Effective Weight Loss Strategy!
If you could choose between diet and exercise, diet would have far more influence on your weight than exercise, but of course you should do both. Most people don’t understand this fact. They believe that if they are exercising appropriately then they really don't have to be careful with their food choices. This is simply false. When you consume healthy foods, your body digests and metabolizes the food to create energy. Simply metabolizing proteins and other nutrients found in healthy food burn calories. Junk food however, is the opposite. It tends to be high in fat and carbohydrates, as compared to healthy food which tends to contain more nutrients. This slows down your metabolic rate increasing the risk of obesity. The optimal way to lose weight is to follow a lower calorie diet based on the healthy eating pattern and incorporate daily physical activity into your lifestyle. It is important to make small changes in your diet and lifestyle rather than losing 5kgs in one week through a "crash" diet or "fad" diet. Always seek professional advice from a nutritionist to get a personalized diet plan. Successful weight loss involves a permanent lifestyle change; otherwise, you will easily regain the weight that you lost.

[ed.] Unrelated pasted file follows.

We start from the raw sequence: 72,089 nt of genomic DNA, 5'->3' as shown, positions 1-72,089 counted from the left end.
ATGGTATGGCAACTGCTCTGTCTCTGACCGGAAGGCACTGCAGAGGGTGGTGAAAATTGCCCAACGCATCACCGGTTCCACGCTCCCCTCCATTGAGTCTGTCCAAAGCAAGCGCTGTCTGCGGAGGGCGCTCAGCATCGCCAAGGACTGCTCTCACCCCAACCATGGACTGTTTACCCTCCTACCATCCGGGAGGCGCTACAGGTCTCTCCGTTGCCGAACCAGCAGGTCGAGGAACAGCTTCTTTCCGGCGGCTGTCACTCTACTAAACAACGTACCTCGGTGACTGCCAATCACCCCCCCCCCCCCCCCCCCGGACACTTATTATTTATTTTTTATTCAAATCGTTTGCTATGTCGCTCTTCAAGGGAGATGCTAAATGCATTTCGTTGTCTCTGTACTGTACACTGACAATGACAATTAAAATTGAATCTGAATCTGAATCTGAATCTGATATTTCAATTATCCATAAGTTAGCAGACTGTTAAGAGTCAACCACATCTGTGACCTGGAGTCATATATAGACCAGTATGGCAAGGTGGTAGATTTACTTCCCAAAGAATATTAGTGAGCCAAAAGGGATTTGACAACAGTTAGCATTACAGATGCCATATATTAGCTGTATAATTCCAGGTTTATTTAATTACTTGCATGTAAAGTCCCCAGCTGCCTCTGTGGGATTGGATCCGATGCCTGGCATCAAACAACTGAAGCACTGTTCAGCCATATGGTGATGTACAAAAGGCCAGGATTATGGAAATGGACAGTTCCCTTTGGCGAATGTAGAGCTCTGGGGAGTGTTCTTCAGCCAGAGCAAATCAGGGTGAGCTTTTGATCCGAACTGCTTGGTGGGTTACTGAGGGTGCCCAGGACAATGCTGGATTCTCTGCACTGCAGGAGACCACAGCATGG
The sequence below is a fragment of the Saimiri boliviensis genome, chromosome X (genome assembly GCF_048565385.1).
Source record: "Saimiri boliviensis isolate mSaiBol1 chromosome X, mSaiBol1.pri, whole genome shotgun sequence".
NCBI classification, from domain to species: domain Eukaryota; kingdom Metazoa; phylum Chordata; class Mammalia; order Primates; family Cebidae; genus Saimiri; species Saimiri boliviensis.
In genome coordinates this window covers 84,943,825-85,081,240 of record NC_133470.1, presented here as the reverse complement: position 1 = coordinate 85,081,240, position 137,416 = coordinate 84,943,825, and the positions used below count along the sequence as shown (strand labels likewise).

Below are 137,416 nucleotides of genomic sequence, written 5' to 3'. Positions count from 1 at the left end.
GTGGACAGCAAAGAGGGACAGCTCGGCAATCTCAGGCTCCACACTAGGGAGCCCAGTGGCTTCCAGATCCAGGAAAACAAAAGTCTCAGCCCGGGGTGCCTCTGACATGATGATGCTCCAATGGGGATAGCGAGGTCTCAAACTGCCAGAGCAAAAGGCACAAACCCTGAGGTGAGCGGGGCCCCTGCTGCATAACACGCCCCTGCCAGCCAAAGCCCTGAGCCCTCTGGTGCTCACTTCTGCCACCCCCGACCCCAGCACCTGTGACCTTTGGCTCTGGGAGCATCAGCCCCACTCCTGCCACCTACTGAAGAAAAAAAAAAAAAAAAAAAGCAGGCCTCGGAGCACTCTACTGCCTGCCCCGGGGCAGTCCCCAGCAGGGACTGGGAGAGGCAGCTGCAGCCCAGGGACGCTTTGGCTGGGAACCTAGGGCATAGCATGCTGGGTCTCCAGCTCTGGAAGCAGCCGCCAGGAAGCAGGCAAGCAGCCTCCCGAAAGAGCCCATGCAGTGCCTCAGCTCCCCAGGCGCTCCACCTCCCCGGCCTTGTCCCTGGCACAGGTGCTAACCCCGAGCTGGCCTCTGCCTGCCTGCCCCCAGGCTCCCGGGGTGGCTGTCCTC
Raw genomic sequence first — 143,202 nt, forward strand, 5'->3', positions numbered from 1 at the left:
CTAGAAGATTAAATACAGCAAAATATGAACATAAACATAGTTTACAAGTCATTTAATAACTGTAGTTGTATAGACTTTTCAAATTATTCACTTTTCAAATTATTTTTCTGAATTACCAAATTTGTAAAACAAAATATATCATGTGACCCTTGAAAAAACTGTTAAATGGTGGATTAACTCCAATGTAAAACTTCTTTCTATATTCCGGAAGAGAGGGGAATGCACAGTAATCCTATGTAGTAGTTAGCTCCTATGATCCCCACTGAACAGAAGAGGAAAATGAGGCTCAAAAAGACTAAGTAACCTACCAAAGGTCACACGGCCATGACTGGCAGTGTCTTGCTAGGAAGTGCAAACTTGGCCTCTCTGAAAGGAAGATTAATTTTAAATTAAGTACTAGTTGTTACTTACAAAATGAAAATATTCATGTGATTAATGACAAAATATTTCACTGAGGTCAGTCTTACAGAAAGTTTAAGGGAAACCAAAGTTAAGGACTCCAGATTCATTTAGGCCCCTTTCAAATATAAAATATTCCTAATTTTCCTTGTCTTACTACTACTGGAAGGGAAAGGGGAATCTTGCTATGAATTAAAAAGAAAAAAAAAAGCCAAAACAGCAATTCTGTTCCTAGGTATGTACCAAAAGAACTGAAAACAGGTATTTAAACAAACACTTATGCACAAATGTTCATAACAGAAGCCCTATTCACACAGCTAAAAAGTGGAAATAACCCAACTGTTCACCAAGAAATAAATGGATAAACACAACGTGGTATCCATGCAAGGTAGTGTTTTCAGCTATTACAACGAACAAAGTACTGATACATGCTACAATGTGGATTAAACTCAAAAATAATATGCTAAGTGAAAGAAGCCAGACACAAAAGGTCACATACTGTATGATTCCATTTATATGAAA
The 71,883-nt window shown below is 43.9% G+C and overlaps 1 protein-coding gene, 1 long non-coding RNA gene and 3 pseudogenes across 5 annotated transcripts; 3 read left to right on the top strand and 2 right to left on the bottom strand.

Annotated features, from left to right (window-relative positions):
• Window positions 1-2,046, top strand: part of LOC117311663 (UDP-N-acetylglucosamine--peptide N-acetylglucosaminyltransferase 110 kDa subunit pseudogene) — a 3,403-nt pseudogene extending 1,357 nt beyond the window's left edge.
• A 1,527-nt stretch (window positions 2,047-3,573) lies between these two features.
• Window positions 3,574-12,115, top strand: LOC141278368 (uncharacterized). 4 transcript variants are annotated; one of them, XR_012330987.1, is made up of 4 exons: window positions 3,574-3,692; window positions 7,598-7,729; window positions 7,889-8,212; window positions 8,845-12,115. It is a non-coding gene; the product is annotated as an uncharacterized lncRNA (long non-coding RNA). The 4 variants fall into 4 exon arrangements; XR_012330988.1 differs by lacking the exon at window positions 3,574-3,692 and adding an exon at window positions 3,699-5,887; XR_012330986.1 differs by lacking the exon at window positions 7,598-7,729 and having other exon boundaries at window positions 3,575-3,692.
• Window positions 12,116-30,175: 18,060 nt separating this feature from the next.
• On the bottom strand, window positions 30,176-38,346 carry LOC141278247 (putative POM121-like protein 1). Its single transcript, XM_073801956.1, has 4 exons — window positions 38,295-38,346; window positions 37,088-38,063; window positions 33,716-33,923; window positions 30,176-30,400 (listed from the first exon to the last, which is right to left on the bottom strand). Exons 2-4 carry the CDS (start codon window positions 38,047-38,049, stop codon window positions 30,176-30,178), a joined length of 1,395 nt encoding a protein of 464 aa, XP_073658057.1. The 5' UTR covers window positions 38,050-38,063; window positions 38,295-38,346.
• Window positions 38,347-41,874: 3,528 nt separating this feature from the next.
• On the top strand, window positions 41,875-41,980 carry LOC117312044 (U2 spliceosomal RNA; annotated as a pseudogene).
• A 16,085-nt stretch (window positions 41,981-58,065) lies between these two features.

Kepha Nyanumba (Consultant Nutritionist, Crystal Health Consultants Ltd) Tel: +254 (0) 723 103 028, Email: firstname.lastname@example.org / email@example.com, Follow me on twitter: @knyanumba or Blog: kephanyanumba.blogspot.com.